While I'm at it, does anyone have good tips for enviro concerns whiel we're at anchor in the lagoons?

thanks for any tips.

-Jay
Unique micro-climates exist depending on where you are on the islands. Please try to avoid expelling CO2 when exhaling as to not disrupt of these important island microclimates.
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Old 24-05-2016, 09:06   #11
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Re: Environmental Concerns in Tahiti

It's a valid concern, though I've heard the situation has changed in the last ten years. We chartered out of Ra'iatea in 2006 and I was surprised to learn during the checkout that the catamaran we rented did not have a holding tank. This definitely meant some planning was required as to when to pump the head.

A couple of our ideal anchorages were impacted by human waste. On the island of Huahine we were in a bay on the south side for a day where there was very little tidal flow, so we motored to the next bay to swim. But the anchorage itself was not conducive to swimming.

In a couple of places we discovered the sharks were attracted by the sound of the head pump and they would come to the boat to investigate and to feed. That was kind of interesting. The hatches on the Cat made for a nice viewing of the curious sharks.

I would have preferred a holding tank, one we could have emptied during passages, but I guess local custom was otherwise.
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Old 24-05-2016, 09:18   #12
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Re: Environmental Concerns in Tahiti

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Most boats and communities pump organic waste into the ocean, the fish and micro organisms take care of the rest in an efficient manner. Very sustainable, the fish are happy and the people are happy.

Tip: Don't throw trash into the water while at anchor, bag it and bring ashore.
This works best in an anchorage in which there is some current which encourages mixing and dilution. A bay which is nearly completely closed will have very little current.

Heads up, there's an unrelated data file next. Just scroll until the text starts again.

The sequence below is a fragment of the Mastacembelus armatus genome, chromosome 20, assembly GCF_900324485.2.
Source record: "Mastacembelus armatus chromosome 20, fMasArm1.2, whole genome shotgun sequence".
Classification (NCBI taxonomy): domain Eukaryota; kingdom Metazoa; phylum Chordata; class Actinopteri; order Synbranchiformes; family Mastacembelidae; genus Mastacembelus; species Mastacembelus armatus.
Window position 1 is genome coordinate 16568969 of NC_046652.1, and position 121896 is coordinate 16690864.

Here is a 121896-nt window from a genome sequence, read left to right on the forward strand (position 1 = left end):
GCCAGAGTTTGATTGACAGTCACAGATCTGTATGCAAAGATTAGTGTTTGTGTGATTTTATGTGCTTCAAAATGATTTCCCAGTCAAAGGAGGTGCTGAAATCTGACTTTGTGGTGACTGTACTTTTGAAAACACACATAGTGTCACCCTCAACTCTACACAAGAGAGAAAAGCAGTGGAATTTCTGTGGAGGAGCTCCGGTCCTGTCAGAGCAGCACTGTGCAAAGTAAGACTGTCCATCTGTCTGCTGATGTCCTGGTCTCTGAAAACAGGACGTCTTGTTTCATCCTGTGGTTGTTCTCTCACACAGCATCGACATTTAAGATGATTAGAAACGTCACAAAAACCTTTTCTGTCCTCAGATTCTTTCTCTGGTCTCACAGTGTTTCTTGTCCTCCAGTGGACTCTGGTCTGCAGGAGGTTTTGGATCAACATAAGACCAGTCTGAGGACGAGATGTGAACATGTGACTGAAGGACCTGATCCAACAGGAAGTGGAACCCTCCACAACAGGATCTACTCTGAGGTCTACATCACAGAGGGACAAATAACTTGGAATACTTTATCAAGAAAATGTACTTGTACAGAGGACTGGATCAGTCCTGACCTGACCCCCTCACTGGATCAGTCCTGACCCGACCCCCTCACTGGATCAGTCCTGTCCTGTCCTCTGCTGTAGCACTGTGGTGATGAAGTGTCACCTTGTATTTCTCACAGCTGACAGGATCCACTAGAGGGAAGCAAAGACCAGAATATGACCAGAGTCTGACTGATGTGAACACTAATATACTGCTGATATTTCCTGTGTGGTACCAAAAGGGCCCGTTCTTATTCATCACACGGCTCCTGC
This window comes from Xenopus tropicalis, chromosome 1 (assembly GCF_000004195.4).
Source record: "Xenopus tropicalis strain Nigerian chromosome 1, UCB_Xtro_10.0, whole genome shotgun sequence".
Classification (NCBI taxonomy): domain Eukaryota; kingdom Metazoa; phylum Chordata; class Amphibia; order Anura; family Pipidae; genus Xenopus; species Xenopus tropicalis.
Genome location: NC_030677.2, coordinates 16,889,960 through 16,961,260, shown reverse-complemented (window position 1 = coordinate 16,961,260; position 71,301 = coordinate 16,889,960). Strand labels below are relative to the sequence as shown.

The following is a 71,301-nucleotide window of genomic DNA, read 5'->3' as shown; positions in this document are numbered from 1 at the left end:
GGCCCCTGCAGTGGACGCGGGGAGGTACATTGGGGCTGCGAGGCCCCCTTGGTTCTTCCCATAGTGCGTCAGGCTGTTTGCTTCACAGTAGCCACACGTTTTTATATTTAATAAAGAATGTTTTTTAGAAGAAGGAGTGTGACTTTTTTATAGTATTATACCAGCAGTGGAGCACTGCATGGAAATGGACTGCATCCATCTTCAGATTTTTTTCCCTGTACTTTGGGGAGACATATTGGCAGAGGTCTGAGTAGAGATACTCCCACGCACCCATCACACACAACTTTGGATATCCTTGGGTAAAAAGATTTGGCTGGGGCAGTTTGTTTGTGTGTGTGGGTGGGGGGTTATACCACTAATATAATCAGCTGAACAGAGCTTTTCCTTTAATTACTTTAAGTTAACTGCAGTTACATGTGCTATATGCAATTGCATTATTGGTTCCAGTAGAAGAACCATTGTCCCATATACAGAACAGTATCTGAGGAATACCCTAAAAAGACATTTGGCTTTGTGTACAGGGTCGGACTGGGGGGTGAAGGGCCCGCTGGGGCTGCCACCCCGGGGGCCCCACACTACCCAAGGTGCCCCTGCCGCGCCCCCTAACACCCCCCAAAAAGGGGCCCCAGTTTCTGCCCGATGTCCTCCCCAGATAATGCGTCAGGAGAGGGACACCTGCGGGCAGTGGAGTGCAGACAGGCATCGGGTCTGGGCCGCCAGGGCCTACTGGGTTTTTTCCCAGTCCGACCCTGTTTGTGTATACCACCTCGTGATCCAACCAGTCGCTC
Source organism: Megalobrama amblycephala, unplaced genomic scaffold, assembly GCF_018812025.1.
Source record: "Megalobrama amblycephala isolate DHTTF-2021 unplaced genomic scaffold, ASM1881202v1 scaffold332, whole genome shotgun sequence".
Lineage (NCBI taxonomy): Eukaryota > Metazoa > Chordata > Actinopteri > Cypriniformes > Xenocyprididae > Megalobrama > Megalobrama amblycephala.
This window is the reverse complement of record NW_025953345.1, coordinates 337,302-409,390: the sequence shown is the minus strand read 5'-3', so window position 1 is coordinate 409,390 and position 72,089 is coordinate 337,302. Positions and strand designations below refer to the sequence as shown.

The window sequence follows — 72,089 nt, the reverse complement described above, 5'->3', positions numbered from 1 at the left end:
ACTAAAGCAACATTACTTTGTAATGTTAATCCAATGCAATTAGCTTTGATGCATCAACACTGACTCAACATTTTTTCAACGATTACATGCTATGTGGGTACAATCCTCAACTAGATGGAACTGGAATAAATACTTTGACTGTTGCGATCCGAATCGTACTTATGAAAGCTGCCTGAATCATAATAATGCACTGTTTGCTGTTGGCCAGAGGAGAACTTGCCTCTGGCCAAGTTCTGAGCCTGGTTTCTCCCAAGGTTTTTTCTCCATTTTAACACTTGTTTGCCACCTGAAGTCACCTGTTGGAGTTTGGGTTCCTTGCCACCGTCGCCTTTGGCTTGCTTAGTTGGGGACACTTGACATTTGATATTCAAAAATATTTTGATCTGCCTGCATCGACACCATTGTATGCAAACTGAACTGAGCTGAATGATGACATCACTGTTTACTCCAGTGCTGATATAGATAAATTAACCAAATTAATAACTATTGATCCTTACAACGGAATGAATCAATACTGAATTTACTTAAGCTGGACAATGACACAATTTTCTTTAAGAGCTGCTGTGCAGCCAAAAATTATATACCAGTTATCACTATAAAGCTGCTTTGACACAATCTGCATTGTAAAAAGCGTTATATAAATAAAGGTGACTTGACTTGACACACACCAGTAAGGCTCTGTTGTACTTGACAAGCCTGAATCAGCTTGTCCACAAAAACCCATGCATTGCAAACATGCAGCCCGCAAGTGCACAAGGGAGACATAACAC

The head pump / macerater will "chew up" the solids quite well.

BTW - city waste is especially problematic because of the toxins that are dumped down drains and washed off streets. A growing problem is the micro beads found in toothpaste, beauty products and cleaners. Canada and the US have taken steps to ban them.
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Old 24-05-2016, 09:51   #13
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Re: Environmental Concerns in Tahiti

This is not for everyone, but if you want to prevent even more fecal dumping in a boat crowded and saturated (with nutrients from human wastes) lagoon, I'd use a bucket with a plastic garbage bag along with a small bag of non-clay based kitty litter, wood chips or shavings, coconut fiber, shredded dried leaves, or any other carbon based biodegradable dry bits. Then do it just like with our cats - keeping the poo covered in the absorbing material will prevent smells - then dispose of it in the next town's waste system or septic system, just as one would do with kitty wastes. Most of us are so filled with prescription drugs that our poo is better degrading in a landfill than being eaten by marine life or dissolving in our precious ocean.
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Old 24-05-2016, 10:06   #14
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Re: Environmental Concerns in Tahiti

I think it's all about density of humans and the ability of nature to consume the biological waste that we produce.

In the middle of an ocean it is the most natural and sustainable thing to do to throw all your biological waste into the sea. That's what all the other animals do too, starting from the whales. And some creatures live out of that useful material.

Things are a bit different when close to other people. We usually use the kitchen sink and the head for different purposes. We don't drop waste next to someone's swimming beach. A small lagoon could soon be spoiled.

We tend to use our holding tank and the pumping stations that are numerous up here. But we are surprised how seldom we see fellow sailors use those free pumping stations. I do understand and even support people who say that there should be no strict rules on what kind of waste handling systems boats should have. But I'd expect everyone to use sufficient means to avoid leaving harmful waste in any vulnerable spots like small lagoons, beaches and marinas, or next to other boats.

Simple rule: if it can be harmful, don't do it.
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Old 24-05-2016, 10:35   #15
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Re: Environmental Concerns in Tahiti



Heading out to sea to dump their poo in an ecologically sensitive manner